The Anti-Cuts Protest In London – Part OneMarch 31, 2011
Some of you will have read about, or seen on TV, the anti-cuts protest we had in London on Saturday 26th March. I imagine you thought London was reaching Armageddon. It wasn’t quite like that. Here’s my experience.
I wanted to be at the march itself to show my disgust at the severity of the cuts and how it will affect the most vulnerable in our society, but I had booked and paid for my skate lesson in advance, so I couldn’t be there. However, because my lesson was in Hyde Park and I knew it was the venue for the end point of the march, I could be there for the speeches. And so it was that after my skate lesson, where I had a bad fall and scraped my arm while going for a manoeuvre (the other aches and pains hit me a day later), I walked to the entrance of the park where the marchers were streaming in. There were many official banners from various organisations, but I’m always impressed by the home made ones. They’re usually well designed and quite witty:
And a protest wouldn’t be a protest without people climbing statues:
Once in the belly of the park, various organisations and union representatives made speeches. An impassioned plea for saving the arts was given by Sam West, son of actors Timothy West and Prunella Scales (Sybil from ‘Fawlty Towers’). A man representing disabled workers expressed his fears about how the cuts could affect him and others like him. A representative from the American and Canadian unions was great. He said one thing that made me laugh so much, I had to write it down, and it was this: “The best way to rob a bank is to manage one!”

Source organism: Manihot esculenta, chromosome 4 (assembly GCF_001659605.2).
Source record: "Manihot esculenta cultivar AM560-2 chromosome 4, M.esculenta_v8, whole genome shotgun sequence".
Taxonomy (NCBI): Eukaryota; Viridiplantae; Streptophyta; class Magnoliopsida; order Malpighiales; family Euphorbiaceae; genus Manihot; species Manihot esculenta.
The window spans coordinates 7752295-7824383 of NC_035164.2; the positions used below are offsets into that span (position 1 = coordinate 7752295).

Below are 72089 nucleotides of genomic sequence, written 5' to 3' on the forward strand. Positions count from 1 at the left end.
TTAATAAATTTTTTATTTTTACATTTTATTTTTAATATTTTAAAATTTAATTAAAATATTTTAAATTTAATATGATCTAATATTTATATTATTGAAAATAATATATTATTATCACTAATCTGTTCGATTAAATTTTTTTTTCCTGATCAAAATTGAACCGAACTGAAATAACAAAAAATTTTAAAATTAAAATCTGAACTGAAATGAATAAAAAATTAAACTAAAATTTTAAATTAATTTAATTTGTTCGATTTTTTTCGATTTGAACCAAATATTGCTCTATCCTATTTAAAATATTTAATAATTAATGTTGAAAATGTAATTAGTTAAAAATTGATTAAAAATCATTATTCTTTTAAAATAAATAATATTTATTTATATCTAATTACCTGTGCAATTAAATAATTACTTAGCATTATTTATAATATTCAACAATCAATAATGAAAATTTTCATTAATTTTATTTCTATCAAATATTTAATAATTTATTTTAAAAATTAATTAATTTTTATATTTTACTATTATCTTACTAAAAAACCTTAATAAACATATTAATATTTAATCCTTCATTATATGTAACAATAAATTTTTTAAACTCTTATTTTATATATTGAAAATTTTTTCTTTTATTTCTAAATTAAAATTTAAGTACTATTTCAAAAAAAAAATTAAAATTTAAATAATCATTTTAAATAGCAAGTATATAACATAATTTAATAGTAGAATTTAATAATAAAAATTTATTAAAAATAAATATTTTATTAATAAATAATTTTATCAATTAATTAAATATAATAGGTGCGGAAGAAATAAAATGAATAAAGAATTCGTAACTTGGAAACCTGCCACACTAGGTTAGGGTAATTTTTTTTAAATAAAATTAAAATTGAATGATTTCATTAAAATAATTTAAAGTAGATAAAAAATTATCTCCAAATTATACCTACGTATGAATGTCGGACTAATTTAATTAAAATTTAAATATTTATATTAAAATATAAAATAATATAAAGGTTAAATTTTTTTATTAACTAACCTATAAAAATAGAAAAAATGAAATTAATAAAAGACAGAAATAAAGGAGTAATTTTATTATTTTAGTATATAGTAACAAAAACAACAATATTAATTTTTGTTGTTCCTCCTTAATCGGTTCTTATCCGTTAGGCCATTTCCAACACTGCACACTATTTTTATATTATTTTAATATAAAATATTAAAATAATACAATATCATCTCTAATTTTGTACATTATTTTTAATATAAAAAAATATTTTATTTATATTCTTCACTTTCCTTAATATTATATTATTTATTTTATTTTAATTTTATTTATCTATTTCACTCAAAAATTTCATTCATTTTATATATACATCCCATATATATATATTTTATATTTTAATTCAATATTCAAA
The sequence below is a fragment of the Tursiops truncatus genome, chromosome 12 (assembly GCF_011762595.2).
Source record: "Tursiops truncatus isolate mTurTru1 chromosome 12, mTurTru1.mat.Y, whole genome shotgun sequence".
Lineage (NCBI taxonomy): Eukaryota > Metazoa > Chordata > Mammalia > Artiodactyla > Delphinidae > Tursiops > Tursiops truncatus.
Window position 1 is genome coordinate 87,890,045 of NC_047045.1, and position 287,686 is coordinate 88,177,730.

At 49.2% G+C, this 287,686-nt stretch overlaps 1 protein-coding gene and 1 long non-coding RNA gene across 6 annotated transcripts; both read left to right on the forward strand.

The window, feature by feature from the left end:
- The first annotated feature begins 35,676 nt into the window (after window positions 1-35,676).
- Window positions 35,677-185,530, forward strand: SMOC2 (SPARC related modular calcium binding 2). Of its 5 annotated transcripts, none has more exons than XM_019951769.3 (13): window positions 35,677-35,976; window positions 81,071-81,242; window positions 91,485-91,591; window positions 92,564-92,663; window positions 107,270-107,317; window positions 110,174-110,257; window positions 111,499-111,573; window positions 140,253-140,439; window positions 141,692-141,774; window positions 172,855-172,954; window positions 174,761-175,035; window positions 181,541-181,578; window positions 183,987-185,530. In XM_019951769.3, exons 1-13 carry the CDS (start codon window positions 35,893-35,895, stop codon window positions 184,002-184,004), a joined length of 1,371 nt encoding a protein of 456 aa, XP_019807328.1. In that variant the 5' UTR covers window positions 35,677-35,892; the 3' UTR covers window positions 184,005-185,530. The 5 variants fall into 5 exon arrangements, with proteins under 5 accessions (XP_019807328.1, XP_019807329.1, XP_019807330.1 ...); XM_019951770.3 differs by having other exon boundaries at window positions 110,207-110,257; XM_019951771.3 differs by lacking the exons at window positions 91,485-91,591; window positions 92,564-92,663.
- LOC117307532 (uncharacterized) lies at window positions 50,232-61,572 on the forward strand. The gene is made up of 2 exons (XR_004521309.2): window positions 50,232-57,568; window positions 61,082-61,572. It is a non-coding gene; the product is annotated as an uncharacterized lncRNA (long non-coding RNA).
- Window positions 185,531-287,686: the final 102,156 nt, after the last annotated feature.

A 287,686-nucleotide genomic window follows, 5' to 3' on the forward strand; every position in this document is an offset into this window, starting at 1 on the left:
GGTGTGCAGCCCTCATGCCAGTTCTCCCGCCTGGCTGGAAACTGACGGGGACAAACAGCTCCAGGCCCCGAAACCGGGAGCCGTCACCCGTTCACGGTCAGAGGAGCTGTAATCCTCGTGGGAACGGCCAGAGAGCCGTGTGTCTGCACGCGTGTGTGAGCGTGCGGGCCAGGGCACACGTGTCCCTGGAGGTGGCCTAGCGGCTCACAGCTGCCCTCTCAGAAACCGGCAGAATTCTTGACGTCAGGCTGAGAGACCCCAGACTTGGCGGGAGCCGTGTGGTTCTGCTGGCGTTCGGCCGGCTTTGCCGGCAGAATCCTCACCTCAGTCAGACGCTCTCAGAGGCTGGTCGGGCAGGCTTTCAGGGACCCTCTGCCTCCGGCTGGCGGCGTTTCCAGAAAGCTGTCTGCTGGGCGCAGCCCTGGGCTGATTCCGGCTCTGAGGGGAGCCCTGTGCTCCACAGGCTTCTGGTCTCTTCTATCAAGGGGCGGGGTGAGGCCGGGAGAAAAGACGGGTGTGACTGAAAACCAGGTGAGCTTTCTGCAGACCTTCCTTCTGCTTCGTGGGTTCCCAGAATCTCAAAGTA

There was also entertainment. Some were quite good. Others not so much. But the crowd liked it nevertheless.
I then started moving off because I was starting to feel the cold. I found myself gravitating towards a sound system where techno and drum and bass were playing and a small group were dancing and smoking.
In the middle of the group, giving it everything she had like her life depended on it was this lady:
She must’ve been at least eighty. Good luck to the bird.
The event was soon at an end and people moved towards the exits. Everyone was good-natured and there was no drama. It was like the end of an outdoor festival. I felt I was a small part of history that day.
I left Hyde Park and started to make my way home. Well, I started to make my way home, but decided to take a detour. That’s when things got very tasty. All will be revealed in part two.